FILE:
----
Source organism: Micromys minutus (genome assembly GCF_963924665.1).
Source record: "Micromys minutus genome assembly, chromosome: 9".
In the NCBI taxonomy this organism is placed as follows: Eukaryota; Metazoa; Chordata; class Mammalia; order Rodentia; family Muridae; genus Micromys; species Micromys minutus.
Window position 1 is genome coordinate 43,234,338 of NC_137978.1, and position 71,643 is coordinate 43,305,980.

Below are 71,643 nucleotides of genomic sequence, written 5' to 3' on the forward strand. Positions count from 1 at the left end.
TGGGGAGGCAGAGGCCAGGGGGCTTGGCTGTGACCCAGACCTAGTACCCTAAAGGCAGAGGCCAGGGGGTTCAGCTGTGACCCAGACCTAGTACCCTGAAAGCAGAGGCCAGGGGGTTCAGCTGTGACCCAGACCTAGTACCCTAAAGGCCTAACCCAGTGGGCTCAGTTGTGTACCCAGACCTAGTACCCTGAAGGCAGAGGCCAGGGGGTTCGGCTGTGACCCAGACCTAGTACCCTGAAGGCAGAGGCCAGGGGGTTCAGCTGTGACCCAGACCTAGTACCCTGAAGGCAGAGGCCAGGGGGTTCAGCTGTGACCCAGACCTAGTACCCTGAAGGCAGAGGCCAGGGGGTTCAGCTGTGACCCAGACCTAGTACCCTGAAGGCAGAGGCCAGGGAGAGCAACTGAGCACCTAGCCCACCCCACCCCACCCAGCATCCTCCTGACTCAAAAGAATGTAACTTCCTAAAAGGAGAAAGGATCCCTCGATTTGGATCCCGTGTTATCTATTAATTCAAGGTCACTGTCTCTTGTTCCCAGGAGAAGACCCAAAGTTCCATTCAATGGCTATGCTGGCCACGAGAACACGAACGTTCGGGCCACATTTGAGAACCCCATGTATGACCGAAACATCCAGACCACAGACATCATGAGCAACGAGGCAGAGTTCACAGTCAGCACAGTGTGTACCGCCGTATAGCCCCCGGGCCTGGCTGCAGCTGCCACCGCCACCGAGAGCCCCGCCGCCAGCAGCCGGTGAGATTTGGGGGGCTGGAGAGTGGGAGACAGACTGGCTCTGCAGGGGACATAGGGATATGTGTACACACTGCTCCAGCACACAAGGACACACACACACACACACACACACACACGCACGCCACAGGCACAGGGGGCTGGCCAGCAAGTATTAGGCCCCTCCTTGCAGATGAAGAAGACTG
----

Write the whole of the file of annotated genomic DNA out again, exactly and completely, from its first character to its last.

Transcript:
Source organism: Micromys minutus (genome assembly GCF_963924665.1).
Source record: "Micromys minutus genome assembly, chromosome: 9".
In the NCBI taxonomy this organism is placed as follows: Eukaryota; Metazoa; Chordata; class Mammalia; order Rodentia; family Muridae; genus Micromys; species Micromys minutus.
Window position 1 is genome coordinate 43,234,338 of NC_137978.1, and position 71,643 is coordinate 43,305,980.

Below are 71,643 nucleotides of genomic sequence, written 5' to 3' on the forward strand. Positions count from 1 at the left end.
TGGGGAGGCAGAGGCCAGGGGGCTTGGCTGTGACCCAGACCTAGTACCCTAAAGGCAGAGGCCAGGGGGTTCAGCTGTGACCCAGACCTAGTACCCTGAAAGCAGAGGCCAGGGGGTTCAGCTGTGACCCAGACCTAGTACCCTAAAGGCCTAACCCAGTGGGCTCAGTTGTGTACCCAGACCTAGTACCCTGAAGGCAGAGGCCAGGGGGTTCGGCTGTGACCCAGACCTAGTACCCTGAAGGCAGAGGCCAGGGGGTTCAGCTGTGACCCAGACCTAGTACCCTGAAGGCAGAGGCCAGGGGGTTCAGCTGTGACCCAGACCTAGTACCCTGAAGGCAGAGGCCAGGGGGTTCAGCTGTGACCCAGACCTAGTACCCTGAAGGCAGAGGCCAGGGAGAGCAACTGAGCACCTAGCCCACCCCACCCCACCCAGCATCCTCCTGACTCAAAAGAATGTAACTTCCTAAAAGGAGAAAGGATCCCTCGATTTGGATCCCGTGTTATCTATTAATTCAAGGTCACTGTCTCTTGTTCCCAGGAGAAGACCCAAAGTTCCATTCAATGGCTATGCTGGCCACGAGAACACGAACGTTCGGGCCACATTTGAGAACCCCATGTATGACCGAAACATCCAGACCACAGACATCATGAGCAACGAGGCAGAGTTCACAGTCAGCACAGTGTGTACCGCCGTATAGCCCCCGGGCCTGGCTGCAGCTGCCACCGCCACCGAGAGCCCCGCCGCCAGCAGCCGGTGAGATTTGGGGGGCTGGAGAGTGGGAGACAGACTGGCTCTGCAGGGGACATAGGGATATGTGTACACACTGCTCCAGCACACAAGGACACACACACACACACACACACACACACGCACGCCACAGGCACAGGGGGCTGGCCAGCAAGTATTAGGCCCCTCCTTGCAGATGAAGAAGACTG